Cabardès is an Appellation d'Origine Contrôlée (AOC) for red and rosé wine in Languedoc-Roussillon wine region in France. Cabardès was named after the Lords of Cabaret who defended the Châteaux de Lastours against Simon de Montfort in 1209. Despite the name's medieval origins, this appellation is one of the youngest in France, having only become official in February 1999.
The residents of the Cabardes region produced wine as early as the Roman occupation, but the modern appellation was made official only in 1999. It had previously been a VDQS wine under the alternative names Cabardès and Côtes du Cabardès et de l'Orbiel since 1973. The unique requirement of blending Mediterranean varietals and Atlantic varietals is the result of experimentation in cultivation and blending that began in the late 1970s.
As of 2007, these wines were relatively unknown in France, and their export, in terms of volume, is exceptionally rare due to limited production quantities and a relatively small marketing budget.
Geography and climate 
The vineyards of the Cabardes cover a mere 500 hectares on the northwestern border of the modern Languedoc-Roussillon region of France, an area that runs up against the foothills of the Montagne Noire. The appellation really consists of a small grouping of villages directly north of the medieval walled city of Carcassonne. It is exceptionally small in size compared to the neighboring AOC areas like the 5,100 hectare-large Minervois or the 15,000 hectare behemoth of the Corbieres.
The soil composition varies between chalky clay, limestone and rocky foothill terroir. The weather is largely dominated by the powerful wind currents of the region, the dry, Atlantic vent Cers and the warm, Mediterranean vent Marin. The appellation's location where these winds meet on the border of two major French climatic zones creates a unique microclimate that has influenced its development as a winemaking region.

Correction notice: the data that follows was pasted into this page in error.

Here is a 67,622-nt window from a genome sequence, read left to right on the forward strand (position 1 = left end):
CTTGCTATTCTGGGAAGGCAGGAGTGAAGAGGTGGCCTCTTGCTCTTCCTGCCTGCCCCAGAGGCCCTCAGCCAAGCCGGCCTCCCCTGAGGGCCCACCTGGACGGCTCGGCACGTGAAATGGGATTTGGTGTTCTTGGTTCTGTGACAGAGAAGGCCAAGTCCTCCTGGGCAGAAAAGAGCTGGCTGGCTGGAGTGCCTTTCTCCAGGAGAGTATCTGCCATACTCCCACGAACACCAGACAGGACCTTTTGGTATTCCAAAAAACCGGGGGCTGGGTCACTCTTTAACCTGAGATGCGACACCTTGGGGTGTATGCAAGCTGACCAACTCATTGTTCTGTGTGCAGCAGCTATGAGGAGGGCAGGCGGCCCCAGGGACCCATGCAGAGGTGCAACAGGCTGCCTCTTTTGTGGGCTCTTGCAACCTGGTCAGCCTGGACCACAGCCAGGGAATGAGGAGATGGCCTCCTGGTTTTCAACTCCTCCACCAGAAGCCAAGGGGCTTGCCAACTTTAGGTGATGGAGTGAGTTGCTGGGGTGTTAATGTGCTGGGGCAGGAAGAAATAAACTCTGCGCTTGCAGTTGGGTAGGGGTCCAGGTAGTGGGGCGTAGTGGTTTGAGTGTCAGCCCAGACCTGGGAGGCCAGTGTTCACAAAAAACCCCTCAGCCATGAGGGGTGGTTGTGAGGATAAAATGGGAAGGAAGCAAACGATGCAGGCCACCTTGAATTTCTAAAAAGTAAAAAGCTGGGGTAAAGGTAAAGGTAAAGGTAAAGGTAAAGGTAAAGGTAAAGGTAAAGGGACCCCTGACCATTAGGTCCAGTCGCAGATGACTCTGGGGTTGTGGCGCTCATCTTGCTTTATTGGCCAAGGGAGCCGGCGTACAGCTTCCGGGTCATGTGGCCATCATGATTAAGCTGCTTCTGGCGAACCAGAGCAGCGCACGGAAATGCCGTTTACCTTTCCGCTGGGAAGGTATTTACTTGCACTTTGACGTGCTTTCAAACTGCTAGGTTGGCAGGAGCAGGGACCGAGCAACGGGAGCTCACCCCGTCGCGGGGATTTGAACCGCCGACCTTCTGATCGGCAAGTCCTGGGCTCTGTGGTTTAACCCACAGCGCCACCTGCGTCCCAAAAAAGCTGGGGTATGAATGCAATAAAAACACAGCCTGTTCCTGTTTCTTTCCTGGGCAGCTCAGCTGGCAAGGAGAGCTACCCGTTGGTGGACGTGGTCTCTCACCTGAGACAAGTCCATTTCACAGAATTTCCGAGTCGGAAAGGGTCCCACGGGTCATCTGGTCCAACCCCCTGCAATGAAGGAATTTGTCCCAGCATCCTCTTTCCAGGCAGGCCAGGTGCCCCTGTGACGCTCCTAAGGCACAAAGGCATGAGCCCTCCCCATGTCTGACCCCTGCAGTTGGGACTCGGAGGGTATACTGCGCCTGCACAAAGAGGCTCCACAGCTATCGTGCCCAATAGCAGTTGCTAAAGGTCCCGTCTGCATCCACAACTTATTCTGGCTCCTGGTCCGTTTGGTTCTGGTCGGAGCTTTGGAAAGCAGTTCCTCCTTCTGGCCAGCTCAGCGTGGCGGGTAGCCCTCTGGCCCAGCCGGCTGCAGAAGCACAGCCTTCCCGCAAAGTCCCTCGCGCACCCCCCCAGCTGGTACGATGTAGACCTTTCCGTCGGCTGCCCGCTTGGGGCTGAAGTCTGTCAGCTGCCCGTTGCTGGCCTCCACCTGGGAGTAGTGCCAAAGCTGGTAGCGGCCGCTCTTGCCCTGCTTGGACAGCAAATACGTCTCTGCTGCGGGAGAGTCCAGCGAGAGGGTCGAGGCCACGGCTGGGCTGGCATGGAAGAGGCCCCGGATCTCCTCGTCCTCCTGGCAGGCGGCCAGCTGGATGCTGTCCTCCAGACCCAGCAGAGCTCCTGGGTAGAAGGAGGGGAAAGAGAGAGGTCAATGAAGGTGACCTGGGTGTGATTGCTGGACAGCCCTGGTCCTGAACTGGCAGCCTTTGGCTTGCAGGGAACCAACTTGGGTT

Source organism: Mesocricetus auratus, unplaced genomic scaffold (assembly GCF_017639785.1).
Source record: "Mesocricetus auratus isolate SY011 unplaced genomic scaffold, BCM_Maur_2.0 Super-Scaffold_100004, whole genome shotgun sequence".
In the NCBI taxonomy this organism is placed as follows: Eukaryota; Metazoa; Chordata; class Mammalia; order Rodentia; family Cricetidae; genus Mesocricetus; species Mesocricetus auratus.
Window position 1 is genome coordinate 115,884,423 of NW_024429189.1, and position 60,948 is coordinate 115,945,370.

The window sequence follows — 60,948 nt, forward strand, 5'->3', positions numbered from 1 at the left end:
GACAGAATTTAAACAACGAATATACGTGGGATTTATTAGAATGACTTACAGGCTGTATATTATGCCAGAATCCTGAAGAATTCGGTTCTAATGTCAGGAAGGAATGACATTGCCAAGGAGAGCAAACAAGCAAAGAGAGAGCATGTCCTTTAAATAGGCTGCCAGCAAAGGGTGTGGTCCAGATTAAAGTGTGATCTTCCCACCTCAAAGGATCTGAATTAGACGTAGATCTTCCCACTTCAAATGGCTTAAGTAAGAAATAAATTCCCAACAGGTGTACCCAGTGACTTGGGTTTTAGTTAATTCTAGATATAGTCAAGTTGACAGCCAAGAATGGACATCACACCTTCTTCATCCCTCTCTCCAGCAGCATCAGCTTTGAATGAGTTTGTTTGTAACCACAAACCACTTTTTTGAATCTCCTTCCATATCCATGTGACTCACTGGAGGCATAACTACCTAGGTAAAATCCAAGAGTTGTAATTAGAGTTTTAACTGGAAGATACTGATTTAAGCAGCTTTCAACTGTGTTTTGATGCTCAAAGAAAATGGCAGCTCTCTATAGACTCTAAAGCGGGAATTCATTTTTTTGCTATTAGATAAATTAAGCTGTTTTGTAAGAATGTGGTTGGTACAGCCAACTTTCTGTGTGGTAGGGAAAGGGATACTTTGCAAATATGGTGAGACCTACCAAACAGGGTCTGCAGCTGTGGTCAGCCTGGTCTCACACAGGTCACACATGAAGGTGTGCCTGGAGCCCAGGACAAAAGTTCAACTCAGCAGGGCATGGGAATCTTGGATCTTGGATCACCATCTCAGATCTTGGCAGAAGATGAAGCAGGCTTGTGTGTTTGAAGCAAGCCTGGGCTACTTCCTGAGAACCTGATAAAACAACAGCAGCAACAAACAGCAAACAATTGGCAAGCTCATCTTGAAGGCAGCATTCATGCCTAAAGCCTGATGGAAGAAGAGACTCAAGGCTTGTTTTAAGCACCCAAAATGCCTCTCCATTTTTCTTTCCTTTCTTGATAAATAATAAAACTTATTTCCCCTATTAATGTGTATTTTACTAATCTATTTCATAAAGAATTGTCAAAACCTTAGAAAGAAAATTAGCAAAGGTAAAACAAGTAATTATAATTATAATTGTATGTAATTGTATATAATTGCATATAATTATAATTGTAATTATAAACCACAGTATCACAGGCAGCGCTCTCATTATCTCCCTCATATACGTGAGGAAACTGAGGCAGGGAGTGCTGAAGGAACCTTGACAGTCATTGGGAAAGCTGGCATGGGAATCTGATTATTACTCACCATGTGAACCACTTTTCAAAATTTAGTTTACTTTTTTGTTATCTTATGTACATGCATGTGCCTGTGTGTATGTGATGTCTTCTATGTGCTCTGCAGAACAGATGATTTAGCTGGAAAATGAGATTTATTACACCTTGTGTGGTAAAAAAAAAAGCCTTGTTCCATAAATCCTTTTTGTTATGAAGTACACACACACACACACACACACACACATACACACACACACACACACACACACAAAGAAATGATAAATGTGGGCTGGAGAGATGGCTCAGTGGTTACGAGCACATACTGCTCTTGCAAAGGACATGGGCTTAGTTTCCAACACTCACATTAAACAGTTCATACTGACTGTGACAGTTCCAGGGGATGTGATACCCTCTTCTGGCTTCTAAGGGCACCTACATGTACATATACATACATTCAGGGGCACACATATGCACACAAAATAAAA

Most of the wine produced in the Cabardès is red, but rosé can also be produced under the AOC designation. The region is positioned on the cusp between the distinct climates of the Languedoc-Roussillon and the southwest of France. The appellation is the only AOC in France that permits the blending of grape varieties typically found in Mediterranean climates like Syrah and Grenache with varieties typically found in Atlantic climates like Merlot, Cabernet Franc and Cabernet Sauvignon. Winemakers are required to grow 50% Atlantic varietals and 50% Mediterranean varietals, and must also blend them - the new requirements from 2011 rule that the proportions of both Atlantic or Mediterrannean varietals must be 40% or higher. This varietal composition reflects the distinctive soil qualities and dominant winds of the area.
See also 
- Henry E. Teitelbaum In France's Cabardes, Bordeaux meets Languedoc May 25, 2007 The Wall Street Journal Europe
- Décret du 12 février 1999 relatif à l'appellation d'origine contrôlée « Cabardès » - J.O n° 39 du 16 Février 1999
- Jancis Robinson Vintner turns e-author December 21, 2010 JancisRobinson.com